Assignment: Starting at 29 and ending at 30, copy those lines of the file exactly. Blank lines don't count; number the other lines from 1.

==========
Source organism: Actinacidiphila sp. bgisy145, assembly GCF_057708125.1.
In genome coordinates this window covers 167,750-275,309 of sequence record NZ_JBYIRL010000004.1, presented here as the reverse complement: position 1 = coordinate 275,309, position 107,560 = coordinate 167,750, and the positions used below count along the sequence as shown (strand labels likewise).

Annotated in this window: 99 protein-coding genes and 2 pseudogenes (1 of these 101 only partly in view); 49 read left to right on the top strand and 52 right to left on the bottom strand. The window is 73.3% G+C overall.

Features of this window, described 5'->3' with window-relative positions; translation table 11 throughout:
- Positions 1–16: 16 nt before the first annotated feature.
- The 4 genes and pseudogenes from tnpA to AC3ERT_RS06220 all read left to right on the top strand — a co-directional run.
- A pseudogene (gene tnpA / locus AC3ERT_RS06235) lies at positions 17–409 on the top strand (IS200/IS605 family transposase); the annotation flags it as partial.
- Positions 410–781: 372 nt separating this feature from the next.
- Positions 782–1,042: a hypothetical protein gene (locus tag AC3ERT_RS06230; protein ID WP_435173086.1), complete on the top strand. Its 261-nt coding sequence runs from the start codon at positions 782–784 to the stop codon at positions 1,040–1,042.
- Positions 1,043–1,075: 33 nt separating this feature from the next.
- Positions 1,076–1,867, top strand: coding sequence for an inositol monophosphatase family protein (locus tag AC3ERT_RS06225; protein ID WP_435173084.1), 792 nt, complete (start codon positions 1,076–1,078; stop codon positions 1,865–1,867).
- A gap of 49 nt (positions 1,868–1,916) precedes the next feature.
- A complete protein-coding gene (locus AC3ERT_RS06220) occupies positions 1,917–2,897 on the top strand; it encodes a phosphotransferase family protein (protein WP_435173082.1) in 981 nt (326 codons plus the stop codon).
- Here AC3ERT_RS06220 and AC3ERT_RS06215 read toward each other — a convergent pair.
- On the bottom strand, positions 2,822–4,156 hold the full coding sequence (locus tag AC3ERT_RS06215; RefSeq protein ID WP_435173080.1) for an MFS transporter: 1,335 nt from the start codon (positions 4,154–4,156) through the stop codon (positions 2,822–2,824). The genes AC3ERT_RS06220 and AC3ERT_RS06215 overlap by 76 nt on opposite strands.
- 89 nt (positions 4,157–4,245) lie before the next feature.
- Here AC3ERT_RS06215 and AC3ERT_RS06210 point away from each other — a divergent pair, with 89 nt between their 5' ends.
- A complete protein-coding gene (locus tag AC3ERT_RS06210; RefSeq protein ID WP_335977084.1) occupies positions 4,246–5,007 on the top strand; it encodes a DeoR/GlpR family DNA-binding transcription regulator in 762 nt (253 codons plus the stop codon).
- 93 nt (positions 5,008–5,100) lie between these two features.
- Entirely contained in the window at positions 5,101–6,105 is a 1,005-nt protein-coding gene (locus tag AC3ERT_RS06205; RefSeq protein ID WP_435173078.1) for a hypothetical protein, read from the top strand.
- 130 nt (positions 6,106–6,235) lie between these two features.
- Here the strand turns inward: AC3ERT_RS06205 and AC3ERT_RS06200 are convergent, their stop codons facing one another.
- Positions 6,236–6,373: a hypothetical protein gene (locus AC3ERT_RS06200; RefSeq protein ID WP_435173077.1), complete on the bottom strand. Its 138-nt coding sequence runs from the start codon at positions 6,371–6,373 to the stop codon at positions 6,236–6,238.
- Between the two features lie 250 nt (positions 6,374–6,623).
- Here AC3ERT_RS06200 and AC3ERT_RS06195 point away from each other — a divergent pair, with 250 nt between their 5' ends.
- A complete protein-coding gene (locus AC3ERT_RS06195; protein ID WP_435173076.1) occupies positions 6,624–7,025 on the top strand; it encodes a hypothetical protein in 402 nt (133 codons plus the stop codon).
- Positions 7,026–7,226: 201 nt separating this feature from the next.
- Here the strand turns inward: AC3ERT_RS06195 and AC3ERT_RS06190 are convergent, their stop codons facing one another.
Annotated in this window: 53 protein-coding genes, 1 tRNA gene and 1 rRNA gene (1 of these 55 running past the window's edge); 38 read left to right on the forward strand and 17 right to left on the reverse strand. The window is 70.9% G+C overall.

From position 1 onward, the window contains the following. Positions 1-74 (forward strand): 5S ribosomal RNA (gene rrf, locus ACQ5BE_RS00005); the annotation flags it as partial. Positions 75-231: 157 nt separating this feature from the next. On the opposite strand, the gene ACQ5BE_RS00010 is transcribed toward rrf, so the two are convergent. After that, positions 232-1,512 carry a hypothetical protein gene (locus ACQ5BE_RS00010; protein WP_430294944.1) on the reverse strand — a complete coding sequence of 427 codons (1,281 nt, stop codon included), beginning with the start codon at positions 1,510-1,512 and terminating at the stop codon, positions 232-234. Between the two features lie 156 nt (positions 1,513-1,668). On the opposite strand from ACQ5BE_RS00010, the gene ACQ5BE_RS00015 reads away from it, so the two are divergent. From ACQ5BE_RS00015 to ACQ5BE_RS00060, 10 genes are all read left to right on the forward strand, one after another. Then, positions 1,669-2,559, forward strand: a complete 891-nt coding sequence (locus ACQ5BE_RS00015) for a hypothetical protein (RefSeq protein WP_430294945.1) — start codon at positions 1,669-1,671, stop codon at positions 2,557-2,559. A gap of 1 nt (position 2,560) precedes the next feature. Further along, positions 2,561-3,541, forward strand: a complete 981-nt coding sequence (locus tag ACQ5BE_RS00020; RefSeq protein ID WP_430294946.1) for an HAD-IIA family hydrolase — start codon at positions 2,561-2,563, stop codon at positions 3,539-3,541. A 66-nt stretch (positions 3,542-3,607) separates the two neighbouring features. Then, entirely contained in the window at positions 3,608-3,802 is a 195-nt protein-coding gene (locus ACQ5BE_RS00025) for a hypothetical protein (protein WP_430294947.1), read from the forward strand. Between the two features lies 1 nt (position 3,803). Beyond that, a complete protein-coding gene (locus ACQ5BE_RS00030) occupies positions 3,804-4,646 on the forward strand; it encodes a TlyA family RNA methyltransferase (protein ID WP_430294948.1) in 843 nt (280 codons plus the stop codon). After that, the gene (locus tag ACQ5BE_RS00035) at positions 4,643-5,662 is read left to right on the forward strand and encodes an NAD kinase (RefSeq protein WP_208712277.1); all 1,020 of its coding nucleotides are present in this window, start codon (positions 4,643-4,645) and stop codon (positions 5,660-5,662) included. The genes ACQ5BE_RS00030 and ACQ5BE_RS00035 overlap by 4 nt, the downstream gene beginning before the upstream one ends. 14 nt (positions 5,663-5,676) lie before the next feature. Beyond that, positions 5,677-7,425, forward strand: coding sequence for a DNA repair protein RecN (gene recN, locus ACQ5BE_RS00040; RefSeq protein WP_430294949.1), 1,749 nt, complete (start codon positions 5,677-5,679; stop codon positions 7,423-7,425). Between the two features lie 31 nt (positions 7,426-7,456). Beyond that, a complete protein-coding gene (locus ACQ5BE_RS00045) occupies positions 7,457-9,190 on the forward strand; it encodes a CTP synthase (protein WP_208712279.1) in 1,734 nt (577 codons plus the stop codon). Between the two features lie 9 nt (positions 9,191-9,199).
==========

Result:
Annotated in this window: 53 protein-coding genes, 1 tRNA gene and 1 rRNA gene (1 of these 55 running past the window's edge); 38 read left to right on the forward strand and 17 right to left on the reverse strand. The window is 70.9% G+C overall.

From position 1 onward, the window contains the following. Positions 1-74 (forward strand): 5S ribosomal RNA (gene rrf, locus ACQ5BE_RS00005); the annotation flags it as partial. Positions 75-231: 157 nt separating this feature from the next. On the opposite strand, the gene ACQ5BE_RS00010 is transcribed toward rrf, so the two are convergent. After that, positions 232-1,512 carry a hypothetical protein gene (locus ACQ5BE_RS00010; protein WP_430294944.1) on the reverse strand — a complete coding sequence of 427 codons (1,281 nt, stop codon included), beginning with the start codon at positions 1,510-1,512 and terminating at the stop codon, positions 232-234. Between the two features lie 156 nt (positions 1,513-1,668). On the opposite strand from ACQ5BE_RS00010, the gene ACQ5BE_RS00015 reads away from it, so the two are divergent. From ACQ5BE_RS00015 to ACQ5BE_RS00060, 10 genes are all read left to right on the forward strand, one after another. Then, positions 1,669-2,559, forward strand: a complete 891-nt coding sequence (locus ACQ5BE_RS00015) for a hypothetical protein (RefSeq protein WP_430294945.1) — start codon at positions 1,669-1,671, stop codon at positions 2,557-2,559. A gap of 1 nt (position 2,560) precedes the next feature. Further along, positions 2,561-3,541, forward strand: a complete 981-nt coding sequence (locus tag ACQ5BE_RS00020; RefSeq protein ID WP_430294946.1) for an HAD-IIA family hydrolase — start codon at positions 2,561-2,563, stop codon at positions 3,539-3,541. A 66-nt stretch (positions 3,542-3,607) separates the two neighbouring features. Then, entirely contained in the window at positions 3,608-3,802 is a 195-nt protein-coding gene (locus ACQ5BE_RS00025) for a hypothetical protein (protein WP_430294947.1), read from the forward strand. Between the two features lies 1 nt (position 3,803). Beyond that, a complete protein-coding gene (locus ACQ5BE_RS00030) occupies positions 3,804-4,646 on the forward strand; it encodes a TlyA family RNA methyltransferase (protein ID WP_430294948.1) in 843 nt (280 codons plus the stop codon). After that, the gene (locus tag ACQ5BE_RS00035) at positions 4,643-5,662 is read left to right on the forward strand and encodes an NAD kinase (RefSeq protein WP_208712277.1); all 1,020 of its coding nucleotides are present in this window, start codon (positions 4,643-4,645) and stop codon (positions 5,660-5,662) included. The genes ACQ5BE_RS00030 and ACQ5BE_RS00035 overlap by 4 nt, the downstream gene beginning before the upstream one ends. 14 nt (positions 5,663-5,676) lie before the next feature. Beyond that, positions 5,677-7,425, forward strand: coding sequence for a DNA repair protein RecN (gene recN, locus ACQ5BE_RS00040; RefSeq protein WP_430294949.1), 1,749 nt, complete (start codon positions 5,677-5,679; stop codon positions 7,423-7,425). Between the two features lie 31 nt (positions 7,426-7,456). Beyond that, a complete protein-coding gene (locus ACQ5BE_RS00045) occupies positions 7,457-9,190 on the forward strand; it encodes a CTP synthase (protein WP_208712279.1) in 1,734 nt (577 codons plus the stop codon). Between the two features lie 9 nt (positions 9,191-9,199).